Don’t even get started with French foreign legions. You will face very tough (sometimes deadly) training. You will then be cannon fodders for France when they wish to maintain deniability. In Taiwan all training stops when temperature is above 30

Or you can join the Air Force?

Again, you have to meet the requirements, and it is not likely to be any less demanding compared to the army. It’s not like they’re going to spend a few million dollars to train up a pilot for everyone.

US military is all volunteer and they have strict requirements to get in because everyone who isn’t making the grade to get into college is trying to enlist. The training is tough and there are strict qualification requirements to weed out those who doesn’t make the cut. Until they start drafting again that is.

or Navy or Coast Guard. safer

What are the qualifications to join the Army ?

  • You must be a U.S. citizen or a resident alien.
  • Be between the ages of 17-34. …
  • Have a high school diploma.
  • Have no more than two dependents.
  • Take and pass the Armed Services Vocational Aptitude Battery (ASVAB) test.
  • Pass a Military Entrance Processing Station medical exam.

And you think these requirements are “strict?” :roll:

Which training is tough? Basic Training? Infantry School? Computer programmer school? There are more than 800 “jobs” in the US military. Most do not result in overseas deployment to war zones.

And bringing up the draft? :noway:

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I really don’t think you know what you’re talking about, like most of your rants about the US. The majority of the Air Force are not even pilots. My best from my HS is in the Air Force and he’s not a pilot. There are a lot of non combat jobs in the military.

Even army grunts have it easier these days. Ask any Drill Sergeant.


takeout on Chicken Dinner Road, Idaho

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I don’t know the OP’s fitness but ASVAB test is not a walk in the park either…

Compared to Taiwan’s PT test requirement, the US is considerably harder. In Taiwan all you have to do is ONE pull up, and if you can’t pull yourself up, they will push you up and mark it a pass (I’ve seen it happen in basic). You run 3000 meters (not 3 miles) and have 18 minutes to complete it, you can basically walk that distance in 18 minutes if you do so briskly and run in between.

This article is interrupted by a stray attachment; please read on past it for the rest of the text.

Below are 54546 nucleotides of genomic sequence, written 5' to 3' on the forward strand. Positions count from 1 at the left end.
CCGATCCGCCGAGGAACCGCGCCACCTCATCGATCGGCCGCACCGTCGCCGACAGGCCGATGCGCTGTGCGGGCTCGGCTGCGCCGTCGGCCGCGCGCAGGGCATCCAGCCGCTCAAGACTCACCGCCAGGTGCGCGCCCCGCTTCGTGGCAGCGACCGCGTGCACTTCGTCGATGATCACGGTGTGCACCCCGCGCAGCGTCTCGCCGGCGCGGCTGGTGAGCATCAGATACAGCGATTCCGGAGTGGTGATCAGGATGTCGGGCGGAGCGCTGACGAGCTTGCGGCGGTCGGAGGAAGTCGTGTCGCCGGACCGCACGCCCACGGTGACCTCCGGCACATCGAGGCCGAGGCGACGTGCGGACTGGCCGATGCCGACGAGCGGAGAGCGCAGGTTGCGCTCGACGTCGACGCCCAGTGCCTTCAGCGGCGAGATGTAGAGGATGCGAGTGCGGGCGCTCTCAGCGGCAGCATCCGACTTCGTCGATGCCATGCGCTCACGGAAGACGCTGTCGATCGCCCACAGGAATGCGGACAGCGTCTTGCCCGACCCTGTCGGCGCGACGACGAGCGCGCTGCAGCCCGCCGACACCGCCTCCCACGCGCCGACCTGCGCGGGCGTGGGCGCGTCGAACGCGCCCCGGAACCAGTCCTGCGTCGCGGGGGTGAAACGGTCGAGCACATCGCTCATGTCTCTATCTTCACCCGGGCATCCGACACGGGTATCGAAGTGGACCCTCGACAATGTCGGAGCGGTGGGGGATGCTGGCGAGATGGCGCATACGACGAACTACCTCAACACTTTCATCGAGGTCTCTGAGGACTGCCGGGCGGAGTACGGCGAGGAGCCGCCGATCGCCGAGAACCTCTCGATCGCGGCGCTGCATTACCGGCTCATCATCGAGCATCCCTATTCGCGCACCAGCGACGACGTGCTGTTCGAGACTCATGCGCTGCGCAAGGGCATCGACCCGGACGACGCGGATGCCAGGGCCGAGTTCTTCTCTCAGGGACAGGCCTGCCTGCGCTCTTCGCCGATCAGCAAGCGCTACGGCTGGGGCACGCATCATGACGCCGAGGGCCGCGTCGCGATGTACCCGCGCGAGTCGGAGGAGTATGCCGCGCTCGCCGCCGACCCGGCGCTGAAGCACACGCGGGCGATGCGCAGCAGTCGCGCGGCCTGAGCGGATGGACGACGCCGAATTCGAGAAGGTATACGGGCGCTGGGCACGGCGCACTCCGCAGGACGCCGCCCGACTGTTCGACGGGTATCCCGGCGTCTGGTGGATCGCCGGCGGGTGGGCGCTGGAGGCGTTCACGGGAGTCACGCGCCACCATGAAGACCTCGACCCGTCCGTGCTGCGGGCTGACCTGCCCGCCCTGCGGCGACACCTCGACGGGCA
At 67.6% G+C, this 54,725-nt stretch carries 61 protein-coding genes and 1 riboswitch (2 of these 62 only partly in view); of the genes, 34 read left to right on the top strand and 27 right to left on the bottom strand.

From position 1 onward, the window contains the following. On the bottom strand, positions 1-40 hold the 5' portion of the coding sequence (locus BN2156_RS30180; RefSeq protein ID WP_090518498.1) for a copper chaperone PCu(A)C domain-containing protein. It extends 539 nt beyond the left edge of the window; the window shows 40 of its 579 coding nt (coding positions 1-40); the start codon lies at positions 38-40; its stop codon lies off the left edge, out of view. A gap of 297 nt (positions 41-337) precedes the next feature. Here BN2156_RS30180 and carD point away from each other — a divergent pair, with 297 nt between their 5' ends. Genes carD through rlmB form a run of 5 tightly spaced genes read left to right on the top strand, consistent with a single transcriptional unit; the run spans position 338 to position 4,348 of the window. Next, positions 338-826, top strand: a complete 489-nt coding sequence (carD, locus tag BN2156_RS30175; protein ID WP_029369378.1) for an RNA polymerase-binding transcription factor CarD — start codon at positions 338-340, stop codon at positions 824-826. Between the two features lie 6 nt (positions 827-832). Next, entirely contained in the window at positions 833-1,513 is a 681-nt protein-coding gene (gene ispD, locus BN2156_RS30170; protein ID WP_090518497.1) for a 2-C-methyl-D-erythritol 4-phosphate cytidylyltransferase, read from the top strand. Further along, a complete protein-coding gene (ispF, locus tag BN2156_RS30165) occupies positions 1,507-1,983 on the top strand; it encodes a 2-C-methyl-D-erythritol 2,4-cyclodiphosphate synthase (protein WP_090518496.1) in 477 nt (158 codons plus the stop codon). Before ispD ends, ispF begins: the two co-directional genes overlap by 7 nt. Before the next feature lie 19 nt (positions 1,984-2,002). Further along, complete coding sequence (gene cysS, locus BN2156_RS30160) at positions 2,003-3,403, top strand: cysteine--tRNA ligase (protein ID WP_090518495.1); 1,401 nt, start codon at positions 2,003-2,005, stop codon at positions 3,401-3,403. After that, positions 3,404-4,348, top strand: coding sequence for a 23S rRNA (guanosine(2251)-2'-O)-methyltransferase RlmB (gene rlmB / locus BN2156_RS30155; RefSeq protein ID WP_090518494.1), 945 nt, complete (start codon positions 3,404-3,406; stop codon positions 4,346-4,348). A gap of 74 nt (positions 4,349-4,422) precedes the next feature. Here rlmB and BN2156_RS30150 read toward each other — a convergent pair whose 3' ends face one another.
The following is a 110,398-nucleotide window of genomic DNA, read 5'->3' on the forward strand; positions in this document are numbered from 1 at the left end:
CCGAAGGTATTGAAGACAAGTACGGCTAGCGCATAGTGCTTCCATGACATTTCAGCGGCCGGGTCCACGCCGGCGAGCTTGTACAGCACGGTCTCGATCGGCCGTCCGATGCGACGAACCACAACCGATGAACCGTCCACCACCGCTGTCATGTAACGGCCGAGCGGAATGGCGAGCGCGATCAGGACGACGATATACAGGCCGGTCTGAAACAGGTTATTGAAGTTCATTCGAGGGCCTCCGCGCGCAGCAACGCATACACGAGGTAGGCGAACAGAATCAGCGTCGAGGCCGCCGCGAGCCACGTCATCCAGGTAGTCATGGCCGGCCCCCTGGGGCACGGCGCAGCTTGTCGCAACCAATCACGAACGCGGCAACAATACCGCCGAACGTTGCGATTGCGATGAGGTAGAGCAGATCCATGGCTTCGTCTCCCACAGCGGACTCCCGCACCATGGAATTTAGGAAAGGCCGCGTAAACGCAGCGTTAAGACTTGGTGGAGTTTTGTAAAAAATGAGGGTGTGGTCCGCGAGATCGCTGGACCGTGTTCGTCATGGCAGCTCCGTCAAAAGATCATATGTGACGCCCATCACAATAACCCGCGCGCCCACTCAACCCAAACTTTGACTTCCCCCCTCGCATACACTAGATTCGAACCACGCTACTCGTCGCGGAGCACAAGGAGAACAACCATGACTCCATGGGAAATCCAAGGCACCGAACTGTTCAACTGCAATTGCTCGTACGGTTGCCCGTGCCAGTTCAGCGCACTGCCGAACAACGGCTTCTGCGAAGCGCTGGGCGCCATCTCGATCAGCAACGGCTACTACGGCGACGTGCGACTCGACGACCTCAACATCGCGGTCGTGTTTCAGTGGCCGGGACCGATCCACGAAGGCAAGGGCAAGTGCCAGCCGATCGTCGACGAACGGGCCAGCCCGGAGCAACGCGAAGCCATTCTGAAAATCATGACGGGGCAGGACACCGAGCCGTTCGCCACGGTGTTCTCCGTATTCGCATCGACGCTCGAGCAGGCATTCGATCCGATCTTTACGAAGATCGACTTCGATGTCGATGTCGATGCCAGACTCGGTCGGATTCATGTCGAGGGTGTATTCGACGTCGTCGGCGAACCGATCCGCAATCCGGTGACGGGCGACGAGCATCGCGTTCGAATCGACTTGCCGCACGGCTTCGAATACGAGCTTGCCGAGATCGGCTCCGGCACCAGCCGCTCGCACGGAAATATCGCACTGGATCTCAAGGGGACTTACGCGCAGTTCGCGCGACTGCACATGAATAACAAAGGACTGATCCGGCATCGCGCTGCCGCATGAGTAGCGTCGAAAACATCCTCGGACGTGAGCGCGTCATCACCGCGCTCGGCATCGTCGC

And in the Taiwanese military, there is 0% chance you will ever be deployed for combat. But it is mandatory and if you failed ASVAB and medical exams for the US army it will NOT get you out of a draft in Taiwan.

I thought it was one of the easiest tests I took in high school. And Marine Corps boot camp at Parris Island in August was fine.

And all this comparing the US military to Taiwan’s is a distraction. Have you done either?

I have no idea what you’re talking about.

So you mean to say anyone can join the US army? And that the US Army/Navy/Air Force requirements and qualifications are the same as Taiwan military’s qualifications?

For example being flat footed is a disqualification for the US Army. It is not in Taiwan, unless it’s very severe. As far as weight requirements, in Taiwan you have to have morbidly obese BMI before you can be excused for the draft. If it were easy to be medically disqualified for the Taiwanese army, very few people in Taiwan would meet the qualifications (they’ll see to it that they are disqualified).

But I guess you have ample experience in the US army and everything I say is basically hogwash, right?